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  1. #1

    Return air for heated crawl space

    Hi folks,

    I'd really appreciate some help here. I recently bought and moved into a house with a 10'x10' heated crawl space under an addition to the house. As the weather turned, we had some mice move in and I located their entry point to the crawl space, which had easy access from the outside and the inside giving them somewhat of a red carpet into the house. Part of the problem was that whomever did the HVAC didn't use a collar for the ducting entry, so there was a wide open path for mice into the house. I suspect much of the work was done DIY, based on other things I've seen.

    I've completely sealed the crawl space, which leads me here for your help. The crawl space is heated via a duct from the furnace. However, there is no return air in the crawl space. Previously, there were enough cracks into the house and to the exterior to give the air somewhere to go. Now that I've sealed it, do I need to put in a cold air return as well? Or would a vent to the outside work?

    More information about the crawl space: 10'x10', floor is dirt, covered with poly vapor barrier and gravel. Walls are concrete and insulated with pink styrofoam. Rim joists are insulated with batt insulation and covered with poly vapor barrier. Ceiling (floor of addition) is uninsulated.

    I live in a cold climate, down to -25F in the winter.

    Thank you for your time!

  2. #2
    Join Date
    Jan 2005
    Location
    Emerald Coast
    Posts
    940
    .

    Are you in an area where radon is common?

    http://www.radongas.com/radon_map.htm
    ..
    Do not attempt vast projects with
    half vast experience and ideas.
    ...

  3. #3
    Quote Originally Posted by superheatsleuth View Post
    .

    Are you in an area where radon is common?

    http://www.radongas.com/radon_map.htm
    ..
    We're in an area that has reported exposures of 3-5 pCi/L, so I guess that puts us in high Zone 2 / low Zone 1 area.

  4. #4
    Join Date
    Apr 2012
    Location
    winnipeg
    Posts
    1,330
    well ....
    it was working.... played with it.... now its broke.... whats the going hourly rate for HVAC repair

  5. #5
    Join Date
    May 2008
    Location
    Missouri
    Posts
    3,583
    I would not put a return in a crawlspace.

  6. #6
    Join Date
    Sep 2007
    Location
    Boise, ID
    Posts
    4,332
    I would seal up the supply duct and add electric or gas heat to maintain crawl temperature just above freezing. Unless you have to deal with permafrost. Then it gets tricky, dealing with foundation and all.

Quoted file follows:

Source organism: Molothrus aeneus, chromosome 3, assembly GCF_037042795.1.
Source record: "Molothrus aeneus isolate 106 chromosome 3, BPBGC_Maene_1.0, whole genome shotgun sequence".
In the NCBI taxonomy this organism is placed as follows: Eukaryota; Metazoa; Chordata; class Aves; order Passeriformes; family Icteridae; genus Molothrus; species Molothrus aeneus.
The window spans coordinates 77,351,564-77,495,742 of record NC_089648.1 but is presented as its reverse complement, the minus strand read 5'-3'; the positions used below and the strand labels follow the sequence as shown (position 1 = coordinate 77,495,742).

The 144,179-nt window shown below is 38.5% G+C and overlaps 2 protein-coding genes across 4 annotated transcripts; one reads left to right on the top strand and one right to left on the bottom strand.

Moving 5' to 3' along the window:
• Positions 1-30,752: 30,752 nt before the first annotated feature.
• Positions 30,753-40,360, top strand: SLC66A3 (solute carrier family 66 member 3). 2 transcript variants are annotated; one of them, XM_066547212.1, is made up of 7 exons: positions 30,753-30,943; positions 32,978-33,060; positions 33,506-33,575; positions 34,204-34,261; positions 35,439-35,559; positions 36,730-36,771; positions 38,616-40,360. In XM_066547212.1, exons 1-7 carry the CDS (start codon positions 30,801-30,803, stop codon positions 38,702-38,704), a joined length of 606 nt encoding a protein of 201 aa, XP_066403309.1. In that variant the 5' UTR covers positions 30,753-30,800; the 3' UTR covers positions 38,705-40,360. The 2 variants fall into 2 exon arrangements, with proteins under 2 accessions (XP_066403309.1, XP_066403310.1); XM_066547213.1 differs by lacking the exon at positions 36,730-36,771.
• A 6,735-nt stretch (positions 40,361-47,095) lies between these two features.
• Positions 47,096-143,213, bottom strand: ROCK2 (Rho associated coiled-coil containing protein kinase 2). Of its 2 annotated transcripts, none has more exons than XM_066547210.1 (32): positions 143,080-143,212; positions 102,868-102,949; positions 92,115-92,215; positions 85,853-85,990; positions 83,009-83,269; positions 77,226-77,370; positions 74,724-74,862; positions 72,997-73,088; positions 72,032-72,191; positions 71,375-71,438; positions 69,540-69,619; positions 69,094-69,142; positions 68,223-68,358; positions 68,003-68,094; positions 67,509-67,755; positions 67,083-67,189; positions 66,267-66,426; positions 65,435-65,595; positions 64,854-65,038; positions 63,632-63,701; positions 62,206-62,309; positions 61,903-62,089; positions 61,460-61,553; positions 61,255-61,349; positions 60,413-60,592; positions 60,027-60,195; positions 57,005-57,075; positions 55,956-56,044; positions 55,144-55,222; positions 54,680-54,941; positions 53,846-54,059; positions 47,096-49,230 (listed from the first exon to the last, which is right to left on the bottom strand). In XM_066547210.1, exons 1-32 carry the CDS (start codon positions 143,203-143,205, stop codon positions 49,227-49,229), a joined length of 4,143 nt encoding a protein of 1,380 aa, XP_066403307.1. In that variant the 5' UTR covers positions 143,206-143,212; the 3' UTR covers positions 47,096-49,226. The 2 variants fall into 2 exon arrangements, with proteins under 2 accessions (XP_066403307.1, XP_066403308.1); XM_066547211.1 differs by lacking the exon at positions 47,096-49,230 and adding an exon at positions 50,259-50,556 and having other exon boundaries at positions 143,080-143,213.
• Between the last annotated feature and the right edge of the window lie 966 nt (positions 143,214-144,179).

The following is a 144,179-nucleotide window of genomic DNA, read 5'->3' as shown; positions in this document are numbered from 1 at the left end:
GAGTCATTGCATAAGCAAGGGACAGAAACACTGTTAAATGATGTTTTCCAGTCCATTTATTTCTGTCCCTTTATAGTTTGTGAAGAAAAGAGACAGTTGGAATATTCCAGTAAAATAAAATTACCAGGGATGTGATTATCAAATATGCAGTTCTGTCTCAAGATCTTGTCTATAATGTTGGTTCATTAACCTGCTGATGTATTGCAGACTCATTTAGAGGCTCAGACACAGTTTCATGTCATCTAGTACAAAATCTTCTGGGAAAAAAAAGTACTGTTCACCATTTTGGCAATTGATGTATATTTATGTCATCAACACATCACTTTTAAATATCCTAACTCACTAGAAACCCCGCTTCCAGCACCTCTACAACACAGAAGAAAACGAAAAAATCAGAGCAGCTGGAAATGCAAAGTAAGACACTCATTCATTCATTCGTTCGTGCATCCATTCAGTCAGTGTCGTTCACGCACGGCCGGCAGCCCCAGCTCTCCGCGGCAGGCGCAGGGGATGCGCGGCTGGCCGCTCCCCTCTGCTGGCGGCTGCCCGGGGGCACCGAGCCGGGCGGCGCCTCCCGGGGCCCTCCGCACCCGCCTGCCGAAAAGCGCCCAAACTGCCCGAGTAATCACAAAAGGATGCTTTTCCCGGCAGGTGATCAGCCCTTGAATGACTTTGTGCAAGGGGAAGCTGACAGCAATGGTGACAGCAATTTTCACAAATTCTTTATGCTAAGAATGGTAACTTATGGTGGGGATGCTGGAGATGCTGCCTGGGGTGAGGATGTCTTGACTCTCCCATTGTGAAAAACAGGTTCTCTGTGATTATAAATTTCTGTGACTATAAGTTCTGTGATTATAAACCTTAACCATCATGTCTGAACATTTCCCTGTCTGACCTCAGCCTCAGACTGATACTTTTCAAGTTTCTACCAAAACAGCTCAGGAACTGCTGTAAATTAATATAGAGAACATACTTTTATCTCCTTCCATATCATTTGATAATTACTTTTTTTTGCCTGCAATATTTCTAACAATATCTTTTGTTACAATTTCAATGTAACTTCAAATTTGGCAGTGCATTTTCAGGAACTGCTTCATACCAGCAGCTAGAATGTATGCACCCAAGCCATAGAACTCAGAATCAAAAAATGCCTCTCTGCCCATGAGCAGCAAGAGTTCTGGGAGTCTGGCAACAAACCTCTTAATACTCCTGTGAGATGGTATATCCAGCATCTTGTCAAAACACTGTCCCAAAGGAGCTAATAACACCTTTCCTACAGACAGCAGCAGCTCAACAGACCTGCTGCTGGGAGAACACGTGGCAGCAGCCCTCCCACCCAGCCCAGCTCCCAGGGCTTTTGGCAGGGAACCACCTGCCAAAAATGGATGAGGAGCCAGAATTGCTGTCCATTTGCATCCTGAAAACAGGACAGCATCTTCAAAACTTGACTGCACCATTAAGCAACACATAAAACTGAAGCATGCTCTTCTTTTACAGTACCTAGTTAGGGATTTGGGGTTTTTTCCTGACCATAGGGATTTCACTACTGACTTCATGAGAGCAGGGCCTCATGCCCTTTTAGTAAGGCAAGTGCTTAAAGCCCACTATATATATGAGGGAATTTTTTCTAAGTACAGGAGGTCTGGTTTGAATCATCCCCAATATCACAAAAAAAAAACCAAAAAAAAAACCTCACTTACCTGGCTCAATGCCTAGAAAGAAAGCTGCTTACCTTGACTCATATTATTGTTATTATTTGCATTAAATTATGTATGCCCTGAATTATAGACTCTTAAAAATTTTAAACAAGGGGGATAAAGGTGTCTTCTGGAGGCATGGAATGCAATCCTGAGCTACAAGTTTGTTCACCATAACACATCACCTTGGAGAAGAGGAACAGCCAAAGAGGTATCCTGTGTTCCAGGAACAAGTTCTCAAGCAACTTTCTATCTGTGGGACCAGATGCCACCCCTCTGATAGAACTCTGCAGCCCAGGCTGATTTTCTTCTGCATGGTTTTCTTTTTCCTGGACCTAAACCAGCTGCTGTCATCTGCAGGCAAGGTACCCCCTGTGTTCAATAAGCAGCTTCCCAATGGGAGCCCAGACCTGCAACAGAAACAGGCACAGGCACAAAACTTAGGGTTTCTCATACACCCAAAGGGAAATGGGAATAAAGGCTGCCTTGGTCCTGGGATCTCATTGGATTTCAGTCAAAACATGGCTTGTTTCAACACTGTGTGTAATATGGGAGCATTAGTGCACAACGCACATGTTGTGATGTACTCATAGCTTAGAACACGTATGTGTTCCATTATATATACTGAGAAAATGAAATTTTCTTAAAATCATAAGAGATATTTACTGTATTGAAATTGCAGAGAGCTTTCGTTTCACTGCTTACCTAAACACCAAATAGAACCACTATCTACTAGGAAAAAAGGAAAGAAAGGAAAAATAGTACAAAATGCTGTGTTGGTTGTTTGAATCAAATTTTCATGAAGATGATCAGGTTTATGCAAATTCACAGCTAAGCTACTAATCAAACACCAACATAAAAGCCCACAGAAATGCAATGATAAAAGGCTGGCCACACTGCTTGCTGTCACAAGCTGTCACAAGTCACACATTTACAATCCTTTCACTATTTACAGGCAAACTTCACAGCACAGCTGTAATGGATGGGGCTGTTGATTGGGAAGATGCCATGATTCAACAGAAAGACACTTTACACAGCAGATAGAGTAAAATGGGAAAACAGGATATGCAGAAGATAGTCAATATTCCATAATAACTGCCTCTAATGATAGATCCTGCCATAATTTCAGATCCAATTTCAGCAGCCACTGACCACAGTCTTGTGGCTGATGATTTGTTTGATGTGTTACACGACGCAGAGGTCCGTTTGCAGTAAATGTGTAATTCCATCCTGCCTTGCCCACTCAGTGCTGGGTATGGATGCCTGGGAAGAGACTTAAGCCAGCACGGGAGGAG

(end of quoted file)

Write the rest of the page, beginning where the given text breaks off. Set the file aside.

If a nation expects to be ignorant and free, in a state of civilization, it expects what will never be. (Thomas Jefferson 1816)

  7. #7
    Join Date
    Aug 2012
    Location
    North Dakota
    Posts
    518
    I'd have to agree no return as it would add to latent gain as well as possible smells and other airborn sh?t not sure you should get rid of supply I'd let it balloon

  8. #8
    Thanks for the replies! No return air it is then. I was worried about the smells and dusty gravel in there so I'm happy to hear it's not the recommended solution.

    Not sure about ballooning it, because the air has to go somewhere -- I wouldn't know if its finding cracks into the house, or to the outside.

    I'm thinking the solution could be a one way exhaust valve (e.g like for central vac, bathroom exhaust fan, etc) to the outside. That way I'm ballooning it and making sure the cold air's going outside. I'd like to consider that before electrical heating of the floor.

    Is this a stupid idea?

  9. #9
    Quote Originally Posted by mechanical'al View Post
    I'd have to agree no return as it would add to latent gain as well as possible smells and other airborn sh?t not sure you should get rid of supply I'd let it balloon
    What does "latent gain" mean?

  10. #10
    Join Date
    Oct 2010
    Location
    Anderson, South Carolina, United States
    Posts
    7,551
    Quote Originally Posted by Yorkergizer View Post
    What does "latent gain" mean?
    Latent heat is heat required to change liquid to vapor or vapor to liquid without changing temperature. In other words its the energy used to remove the humidity from the air in an air conditioning application.

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